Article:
Fig. 2

Autoantibodies to full length tetraspanin 7. (a) Binding to NanoLuc-tagged full length tetraspanin 7 (units/ml) shown on the y-axis for beta cell autoantibody negative first-degree relatives of patients with type 1 diabetes (AAb neg FDR), single beta cell autoantibody positive relatives (single AAb pos FDR), multiple beta cell autoantibody positive relatives (multiple AAb pos FDR), beta cell autoantibody negative patients at onset of type 1 diabetes (AAb neg T1D), and beta cell autoantibody positive patients at onset of type 1 diabetes (AAb pos T1D). The dotted horizontal line represents the 99th centile of beta cell autoantibody negative relatives at 15 units/ml. The dashed line is set at 5 units/ml and was used to select samples for measurement of inhibitable tetraspanin 7 antibodies. (b) Inhibitable tetraspanin 7 antibody values measured using a competition assay. The dotted horizontal line represents the combined 99th centile of the 503 beta cell autoantibody negative relatives in the binding and competition assays, defined as 1.4 inhibitable units/ml. (c) Progression to diabetes shown as the probability of type 1 diabetes (y-axis) during follow-up (x-axis) in multiple beta cell autoantibody positive first-degree relatives with (solid line) and without (dashed line) tetraspanin 7 antibodies (p = 0.38). Numbers under the x-axis refer to the remaining participants at the time of follow-up in each group

The specificity of binding for all samples with >5 units/ml was assessed by competition (Fig. 2b). Binding was inhibitable in the majority of the tested samples from multiple beta cell autoantibody positive relatives and beta cell autoantibody positive patients, but not other groups. Samples that were not inhibited did not bind to NanoLuc or to other NanoLuc fusion proteins (data not shown). Overall, 5 (1%) of the 503 beta cell autoantibody negative relatives had binding that could be inhibited at a degree that corresponded to >1.4 inhibitable binding units/ml, which was defined as the threshold for positivity. Tetraspanin 7 autoantibodies were observed in 1 (1.0%) of 98 single beta cell autoantibody positive relatives, 25 (21.9%) of 114 multiple beta cell autoantibody positive relatives, 3 (3.2%) of 94 beta cell autoantibody negative patients and 95 (35.3%) of 269 beta cell autoantibody positive patients. The prevalence of tetraspanin 7 autoantibodies was similar in patients who had GAD autoantibodies (34.4%), IA-2 autoantibodies (39.8%) or ZnT8 autoantibodies (38.4%), and in beta cell autoantibody positive patients with (38%) or without HLA-DRB1*04 alleles (32%). No difference in the progression to clinical diabetes was observed between multiple beta cell autoantibody positive relatives with (66% within 5 years; 95% CI, 44–88%) or without tetraspanin 7 autoantibodies (48% within 5 years; 95% CI, 36–60%; p = 0.38; Fig. 2c).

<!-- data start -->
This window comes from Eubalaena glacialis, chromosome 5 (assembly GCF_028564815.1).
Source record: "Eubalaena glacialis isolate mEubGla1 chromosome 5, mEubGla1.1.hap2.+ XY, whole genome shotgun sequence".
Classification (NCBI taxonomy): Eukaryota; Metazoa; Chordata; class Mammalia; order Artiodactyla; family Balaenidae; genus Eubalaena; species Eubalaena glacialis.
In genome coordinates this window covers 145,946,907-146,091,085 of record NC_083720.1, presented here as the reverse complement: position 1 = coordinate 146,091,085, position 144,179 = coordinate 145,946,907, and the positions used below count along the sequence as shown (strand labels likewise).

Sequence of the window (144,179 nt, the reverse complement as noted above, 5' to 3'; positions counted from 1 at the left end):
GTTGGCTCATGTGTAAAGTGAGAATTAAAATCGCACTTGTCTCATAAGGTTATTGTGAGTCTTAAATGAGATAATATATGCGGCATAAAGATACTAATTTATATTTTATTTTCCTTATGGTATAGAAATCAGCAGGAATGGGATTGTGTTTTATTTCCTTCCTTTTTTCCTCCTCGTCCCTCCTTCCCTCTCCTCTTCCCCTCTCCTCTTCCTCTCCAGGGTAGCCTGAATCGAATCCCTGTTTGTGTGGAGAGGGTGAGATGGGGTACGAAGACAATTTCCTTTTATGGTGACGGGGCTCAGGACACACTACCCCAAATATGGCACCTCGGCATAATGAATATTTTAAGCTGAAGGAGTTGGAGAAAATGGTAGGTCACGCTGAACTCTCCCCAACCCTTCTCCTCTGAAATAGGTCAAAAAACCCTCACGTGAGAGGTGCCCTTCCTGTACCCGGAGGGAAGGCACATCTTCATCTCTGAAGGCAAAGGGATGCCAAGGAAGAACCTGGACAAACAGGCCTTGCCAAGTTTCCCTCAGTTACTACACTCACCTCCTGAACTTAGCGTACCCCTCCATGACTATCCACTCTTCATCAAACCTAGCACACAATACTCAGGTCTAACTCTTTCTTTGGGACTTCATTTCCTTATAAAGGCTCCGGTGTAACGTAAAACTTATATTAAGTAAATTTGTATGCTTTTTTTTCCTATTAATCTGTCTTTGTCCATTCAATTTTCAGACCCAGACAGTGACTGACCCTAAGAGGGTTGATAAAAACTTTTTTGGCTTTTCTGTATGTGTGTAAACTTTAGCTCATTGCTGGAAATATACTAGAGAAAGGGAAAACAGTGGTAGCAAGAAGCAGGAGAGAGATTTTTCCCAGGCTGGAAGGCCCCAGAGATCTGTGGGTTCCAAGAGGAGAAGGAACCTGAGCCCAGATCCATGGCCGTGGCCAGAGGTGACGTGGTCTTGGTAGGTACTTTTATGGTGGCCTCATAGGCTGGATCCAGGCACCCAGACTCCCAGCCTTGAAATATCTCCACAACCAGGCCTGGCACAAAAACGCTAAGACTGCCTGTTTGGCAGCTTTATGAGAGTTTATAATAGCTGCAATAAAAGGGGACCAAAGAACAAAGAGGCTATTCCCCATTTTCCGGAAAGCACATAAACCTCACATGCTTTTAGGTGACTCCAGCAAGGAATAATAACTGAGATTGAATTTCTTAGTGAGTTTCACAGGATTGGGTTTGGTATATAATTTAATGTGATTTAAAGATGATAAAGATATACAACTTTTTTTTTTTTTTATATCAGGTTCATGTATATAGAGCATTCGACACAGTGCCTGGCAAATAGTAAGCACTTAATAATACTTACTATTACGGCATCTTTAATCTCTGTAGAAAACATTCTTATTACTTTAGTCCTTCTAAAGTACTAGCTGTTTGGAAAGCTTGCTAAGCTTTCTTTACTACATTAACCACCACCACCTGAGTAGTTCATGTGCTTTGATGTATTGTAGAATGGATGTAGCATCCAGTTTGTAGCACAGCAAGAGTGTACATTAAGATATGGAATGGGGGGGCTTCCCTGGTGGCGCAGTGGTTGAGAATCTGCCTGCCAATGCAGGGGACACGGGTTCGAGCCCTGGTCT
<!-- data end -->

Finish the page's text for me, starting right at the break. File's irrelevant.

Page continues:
Discussion

Autoantibodies to tetraspanin 7 were found in a minority of patients with type 1 diabetes and beta cell autoantibody positive relatives. Tetraspanin 7 autoantibodies were almost exclusively found in patients with other beta cell autoantibodies, and in relatives who were positive for two or more other beta cell autoantibodies. Although larger studies are required, tetraspanin 7 autoantibody positivity did not appear to stratify risk for clinical diabetes in beta cell autoantibody positive relatives. The higher frequency of tetraspanin 7 autoantibodies in patients at onset of diabetes, as compared with multiple beta cell autoantibody positive children who subsequently developed diabetes, may suggest that tetraspanin 7 autoantibodies appear late in the preclinical phase of type 1 diabetes. However, the cross-sectional measurements performed in our study did not allow us to formally test this. We also did not measure tetraspanin 7 autoantibodies in adult onset diabetes. Therefore, it is possible that tetraspanin 7 autoantibodies may be useful in adult autoimmune diabetes, which often presents with single GAD autoantibodies.

Of potential relevance to pathogenesis, the limited binding studies performed with fragments of tetraspanin 7 suggested that some antibodies bind to epitopes within the external domains of the protein. Such antibodies could directly mediate beta cell death or affect beta cell function, and, therefore, warrant further investigation. Since there are discrepancies between binding to glima 38 and recombinant tetraspanin 7 [4], comparison amongst assays, including assays that use non-tagged protein to avoid binding interference, is also recommended. We conclude that tetraspanin 7 is a relevant autoantigen in the pathogenesis of type 1 diabetes. Nevertheless, although increased sensitivity may be obtained with other methods, the measurement of tetraspanin 7 autoantibodies is currently likely to provide limited additional value to existing beta cell autoantibody measurements for the diagnosis of early type 1 diabetes in childhood.